The Book That Others Will Read
By Writing Gym Alumnus Brendan Thompson
I first got into writing on the conviction that I am a creative person with stories to tell. I have never surrendered that conviction, but in the following thirty years I have taken a lot of time to reflect on what kind of stories I have to tell. I have done quite a bit of living in that time, which has given me a lot more material to work with. I have read some fantastic books, visited some remarkable places, and known some amazing people. The richness of those experiences has continually added to my ideas for stories.
But it’s not just about having ideas. Any long time writer will tell you about the book they got halfway through writing, driven by the strength of its unique and compelling idea, only to see the project fizzle out and remain unfinished. However intriguing and compelling and alluring the idea was, it wasn’t a story. And in order to see the book through to the end, there had to be a story.
Let’s move forward, out of the 1990’s, through the 2010’s and up to the present day. I had assembled an oeuvre of around a million words. I had an outsized, grand, opulent, sprawling world of stories. I took my best work, a gunpowder fantasy epic, and walked it over to Annalisa Parent and her program, The Writing Gym.
It’s a scary thing to go from writing for yourself to showing your work to professionals. It’s one thing to put your work in front of friends and family. I had done that. It’s one thing to engage other writers to trade work, reading each others’ manuscripts in exchange for notes. I had done that, as well. But to put your work in the hands of a professional writing coach, a literary agent, or an editor, is an experience of an altogether different magnitude.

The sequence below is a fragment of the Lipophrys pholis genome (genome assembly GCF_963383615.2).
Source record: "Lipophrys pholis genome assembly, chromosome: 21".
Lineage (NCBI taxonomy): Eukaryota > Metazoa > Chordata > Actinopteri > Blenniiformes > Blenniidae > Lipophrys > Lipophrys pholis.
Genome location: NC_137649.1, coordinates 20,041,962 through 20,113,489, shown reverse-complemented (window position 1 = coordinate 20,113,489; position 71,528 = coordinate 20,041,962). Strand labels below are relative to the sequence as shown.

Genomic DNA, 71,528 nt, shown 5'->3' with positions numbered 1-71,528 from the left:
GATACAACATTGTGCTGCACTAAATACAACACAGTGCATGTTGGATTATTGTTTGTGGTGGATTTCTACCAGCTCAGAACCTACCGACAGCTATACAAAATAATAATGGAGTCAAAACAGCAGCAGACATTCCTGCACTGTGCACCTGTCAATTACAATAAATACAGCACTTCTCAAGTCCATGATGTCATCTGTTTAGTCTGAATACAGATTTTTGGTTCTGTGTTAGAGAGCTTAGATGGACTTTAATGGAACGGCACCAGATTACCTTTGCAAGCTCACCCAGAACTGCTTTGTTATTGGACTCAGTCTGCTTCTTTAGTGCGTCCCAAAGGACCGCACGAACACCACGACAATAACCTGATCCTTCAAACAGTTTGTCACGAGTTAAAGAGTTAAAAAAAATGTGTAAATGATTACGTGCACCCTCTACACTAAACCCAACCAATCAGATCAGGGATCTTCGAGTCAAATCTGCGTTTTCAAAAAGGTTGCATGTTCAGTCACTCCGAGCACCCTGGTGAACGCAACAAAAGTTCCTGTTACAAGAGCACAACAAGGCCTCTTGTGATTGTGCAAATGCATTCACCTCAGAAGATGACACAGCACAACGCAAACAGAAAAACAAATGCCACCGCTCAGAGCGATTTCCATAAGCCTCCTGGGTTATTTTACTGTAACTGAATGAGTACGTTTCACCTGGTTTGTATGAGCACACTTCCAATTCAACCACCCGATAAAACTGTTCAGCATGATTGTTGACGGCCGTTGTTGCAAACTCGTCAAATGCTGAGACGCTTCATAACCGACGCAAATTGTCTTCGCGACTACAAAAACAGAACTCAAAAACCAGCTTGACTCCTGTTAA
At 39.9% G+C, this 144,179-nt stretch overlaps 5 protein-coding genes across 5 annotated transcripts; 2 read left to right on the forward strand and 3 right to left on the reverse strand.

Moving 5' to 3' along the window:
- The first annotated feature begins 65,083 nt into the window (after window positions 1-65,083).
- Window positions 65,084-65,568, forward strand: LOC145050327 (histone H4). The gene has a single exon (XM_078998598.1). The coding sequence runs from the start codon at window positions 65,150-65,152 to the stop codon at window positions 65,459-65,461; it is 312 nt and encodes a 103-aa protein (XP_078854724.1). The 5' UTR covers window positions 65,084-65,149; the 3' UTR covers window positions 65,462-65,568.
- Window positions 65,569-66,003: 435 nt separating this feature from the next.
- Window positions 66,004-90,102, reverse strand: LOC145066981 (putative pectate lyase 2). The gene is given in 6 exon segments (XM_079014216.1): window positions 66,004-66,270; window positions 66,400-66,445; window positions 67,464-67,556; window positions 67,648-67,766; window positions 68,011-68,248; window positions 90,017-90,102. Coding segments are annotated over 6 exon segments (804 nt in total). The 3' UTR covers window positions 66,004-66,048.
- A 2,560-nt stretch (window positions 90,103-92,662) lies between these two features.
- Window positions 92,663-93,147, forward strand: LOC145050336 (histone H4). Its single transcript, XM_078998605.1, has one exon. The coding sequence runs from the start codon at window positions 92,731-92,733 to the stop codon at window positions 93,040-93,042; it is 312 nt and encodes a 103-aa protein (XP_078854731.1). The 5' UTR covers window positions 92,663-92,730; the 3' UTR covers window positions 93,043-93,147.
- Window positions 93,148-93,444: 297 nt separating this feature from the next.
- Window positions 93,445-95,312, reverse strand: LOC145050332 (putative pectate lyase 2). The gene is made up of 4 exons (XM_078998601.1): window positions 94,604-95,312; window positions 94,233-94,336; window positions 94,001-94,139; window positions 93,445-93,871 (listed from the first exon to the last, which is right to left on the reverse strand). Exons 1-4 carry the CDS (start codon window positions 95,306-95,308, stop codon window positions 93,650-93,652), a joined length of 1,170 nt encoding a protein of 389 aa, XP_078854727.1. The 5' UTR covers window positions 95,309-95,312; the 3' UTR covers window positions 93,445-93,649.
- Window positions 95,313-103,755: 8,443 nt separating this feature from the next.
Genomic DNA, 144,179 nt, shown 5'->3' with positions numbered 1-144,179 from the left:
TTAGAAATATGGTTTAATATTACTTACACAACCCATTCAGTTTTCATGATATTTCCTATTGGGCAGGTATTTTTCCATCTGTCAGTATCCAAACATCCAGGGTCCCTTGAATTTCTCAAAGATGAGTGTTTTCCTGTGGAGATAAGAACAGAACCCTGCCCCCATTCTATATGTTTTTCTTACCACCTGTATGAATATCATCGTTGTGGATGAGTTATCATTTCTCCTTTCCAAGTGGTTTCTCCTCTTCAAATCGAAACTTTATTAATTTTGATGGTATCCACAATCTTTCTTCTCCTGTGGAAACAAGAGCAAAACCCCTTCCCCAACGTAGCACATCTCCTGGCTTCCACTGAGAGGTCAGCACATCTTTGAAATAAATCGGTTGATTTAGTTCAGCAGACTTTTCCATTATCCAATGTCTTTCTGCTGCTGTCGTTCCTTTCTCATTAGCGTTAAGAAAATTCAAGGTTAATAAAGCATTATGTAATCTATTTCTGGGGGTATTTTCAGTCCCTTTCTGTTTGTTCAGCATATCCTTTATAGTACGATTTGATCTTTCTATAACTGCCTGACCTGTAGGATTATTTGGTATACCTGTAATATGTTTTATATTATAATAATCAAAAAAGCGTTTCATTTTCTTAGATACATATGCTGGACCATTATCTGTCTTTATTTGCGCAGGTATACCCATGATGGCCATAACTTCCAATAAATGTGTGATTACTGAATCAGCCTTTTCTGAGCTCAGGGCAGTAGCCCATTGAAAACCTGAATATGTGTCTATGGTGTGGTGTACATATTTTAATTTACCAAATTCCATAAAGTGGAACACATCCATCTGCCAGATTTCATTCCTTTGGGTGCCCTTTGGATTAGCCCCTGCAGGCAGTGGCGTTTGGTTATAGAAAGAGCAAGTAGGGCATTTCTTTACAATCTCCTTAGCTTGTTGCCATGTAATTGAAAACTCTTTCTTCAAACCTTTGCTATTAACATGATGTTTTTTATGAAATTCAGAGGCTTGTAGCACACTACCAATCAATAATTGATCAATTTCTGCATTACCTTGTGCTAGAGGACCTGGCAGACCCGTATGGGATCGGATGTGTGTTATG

I will always maintain that a good writer writes first and foremost for themselves. That’s how you get started, moving ideas into stories. But selling your work requires moving your stories out of your own collection and into a market. You are asking people to pay money to read your stories. There has to be something in it for them.
Being a professional, Annalisa spared no time getting me deep, specific feedback that required extensive rewriting of my novel’s first fifty pages. Fantastic. That level of editorial interaction is what I had signed on for. It was a double edged sword, to be sure. It’s great to have good notes for rewriting, but it’s not great to have the task of rewriting. It’s great to find solutions to fix underlying problems, but that requires finding underlying problems. And you don’t want to find problems in your manuscript.
It’s natural to recoil in horror at the suggestion that you didn’t craft the best possible story on your first draft. Professional writers with massive followings still get those notes from editors, and they rewrite their works accordingly. It’s not a foolproof process, but it is a process that improves the work. Ideas move through the writer into stories, which move back and forth from the writer to the editor, becoming more and more refined, transforming into stories that are more comprehensible, more relatable, more gripping, engaging, and effective.